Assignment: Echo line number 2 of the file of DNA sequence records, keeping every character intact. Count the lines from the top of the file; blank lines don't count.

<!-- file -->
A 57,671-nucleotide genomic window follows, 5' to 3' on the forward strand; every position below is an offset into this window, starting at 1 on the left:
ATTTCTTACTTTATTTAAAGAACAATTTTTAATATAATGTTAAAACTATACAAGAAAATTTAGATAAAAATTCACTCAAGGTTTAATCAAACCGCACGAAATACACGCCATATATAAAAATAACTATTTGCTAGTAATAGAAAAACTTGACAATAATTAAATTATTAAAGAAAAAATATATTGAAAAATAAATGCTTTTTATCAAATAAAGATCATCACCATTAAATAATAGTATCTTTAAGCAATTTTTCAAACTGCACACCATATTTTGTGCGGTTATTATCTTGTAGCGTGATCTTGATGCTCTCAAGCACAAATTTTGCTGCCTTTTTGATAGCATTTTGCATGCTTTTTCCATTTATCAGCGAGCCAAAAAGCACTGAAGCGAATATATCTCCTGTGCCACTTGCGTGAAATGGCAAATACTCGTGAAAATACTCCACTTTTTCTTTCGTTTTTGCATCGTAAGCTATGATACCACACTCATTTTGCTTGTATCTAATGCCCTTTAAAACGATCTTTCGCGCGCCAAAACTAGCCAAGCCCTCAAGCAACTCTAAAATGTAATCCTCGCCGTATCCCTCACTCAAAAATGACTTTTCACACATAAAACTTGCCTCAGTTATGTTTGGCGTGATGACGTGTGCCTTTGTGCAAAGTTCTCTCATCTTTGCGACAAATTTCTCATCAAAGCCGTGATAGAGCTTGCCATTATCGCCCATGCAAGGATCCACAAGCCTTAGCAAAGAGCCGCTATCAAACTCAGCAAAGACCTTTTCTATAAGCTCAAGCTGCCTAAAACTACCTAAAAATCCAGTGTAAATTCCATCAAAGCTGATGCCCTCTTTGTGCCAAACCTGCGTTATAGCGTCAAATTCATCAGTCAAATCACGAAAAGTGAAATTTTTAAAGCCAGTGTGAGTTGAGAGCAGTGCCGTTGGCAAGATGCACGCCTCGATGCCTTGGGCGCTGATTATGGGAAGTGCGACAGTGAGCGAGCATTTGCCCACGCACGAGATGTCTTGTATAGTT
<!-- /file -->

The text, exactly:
ATTTCTTACTTTATTTAAAGAACAATTTTTAATATAATGTTAAAACTATACAAGAAAATTTAGATAAAAATTCACTCAAGGTTTAATCAAACCGCACGAAATACACGCCATATATAAAAATAACTATTTGCTAGTAATAGAAAAACTTGACAATAATTAAATTATTAAAGAAAAAATATATTGAAAAATAAATGCTTTTTATCAAATAAAGATCATCACCATTAAATAATAGTATCTTTAAGCAATTTTTCAAACTGCACACCATATTTTGTGCGGTTATTATCTTGTAGCGTGATCTTGATGCTCTCAAGCACAAATTTTGCTGCCTTTTTGATAGCATTTTGCATGCTTTTTCCATTTATCAGCGAGCCAAAAAGCACTGAAGCGAATATATCTCCTGTGCCACTTGCGTGAAATGGCAAATACTCGTGAAAATACTCCACTTTTTCTTTCGTTTTTGCATCGTAAGCTATGATACCACACTCATTTTGCTTGTATCTAATGCCCTTTAAAACGATCTTTCGCGCGCCAAAACTAGCCAAGCCCTCAAGCAACTCTAAAATGTAATCCTCGCCGTATCCCTCACTCAAAAATGACTTTTCACACATAAAACTTGCCTCAGTTATGTTTGGCGTGATGACGTGTGCCTTTGTGCAAAGTTCTCTCATCTTTGCGACAAATTTCTCATCAAAGCCGTGATAGAGCTTGCCATTATCGCCCATGCAAGGATCCACAAGCCTTAGCAAAGAGCCGCTATCAAACTCAGCAAAGACCTTTTCTATAAGCTCAAGCTGCCTAAAACTACCTAAAAATCCAGTGTAAATTCCATCAAAGCTGATGCCCTCTTTGTGCCAAACCTGCGTTATAGCGTCAAATTCATCAGTCAAATCACGAAAAGTGAAATTTTTAAAGCCAGTGTGAGTTGAGAGCAGTGCCGTTGGCAAGATGCACGCCTCGATGCCTTGGGCGCTGATTATGGGAAGTGCGACAGTGAGCGAGCATTTGCCCACGCACGAGATGTCTTGTATAGTT